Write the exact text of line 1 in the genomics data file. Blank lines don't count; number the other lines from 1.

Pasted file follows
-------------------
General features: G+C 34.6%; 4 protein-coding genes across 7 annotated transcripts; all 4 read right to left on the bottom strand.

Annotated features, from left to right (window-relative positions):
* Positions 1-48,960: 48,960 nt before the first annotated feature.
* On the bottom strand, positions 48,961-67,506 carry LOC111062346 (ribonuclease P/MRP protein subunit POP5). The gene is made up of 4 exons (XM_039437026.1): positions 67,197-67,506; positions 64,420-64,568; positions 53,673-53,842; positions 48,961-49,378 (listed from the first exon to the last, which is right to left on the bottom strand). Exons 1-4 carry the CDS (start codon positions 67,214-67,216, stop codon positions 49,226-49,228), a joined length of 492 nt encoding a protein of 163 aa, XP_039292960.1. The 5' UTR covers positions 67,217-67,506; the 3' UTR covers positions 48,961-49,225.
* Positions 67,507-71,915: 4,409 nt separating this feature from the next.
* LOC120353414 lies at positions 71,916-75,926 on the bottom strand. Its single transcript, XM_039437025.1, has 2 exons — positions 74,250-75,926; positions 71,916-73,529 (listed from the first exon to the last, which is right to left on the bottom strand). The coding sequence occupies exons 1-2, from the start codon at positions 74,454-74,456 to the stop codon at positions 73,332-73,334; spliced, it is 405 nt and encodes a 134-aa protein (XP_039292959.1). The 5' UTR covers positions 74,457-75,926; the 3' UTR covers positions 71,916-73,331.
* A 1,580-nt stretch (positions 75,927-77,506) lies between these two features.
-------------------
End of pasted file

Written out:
General features: G+C 34.6%; 4 protein-coding genes across 7 annotated transcripts; all 4 read right to left on the bottom strand.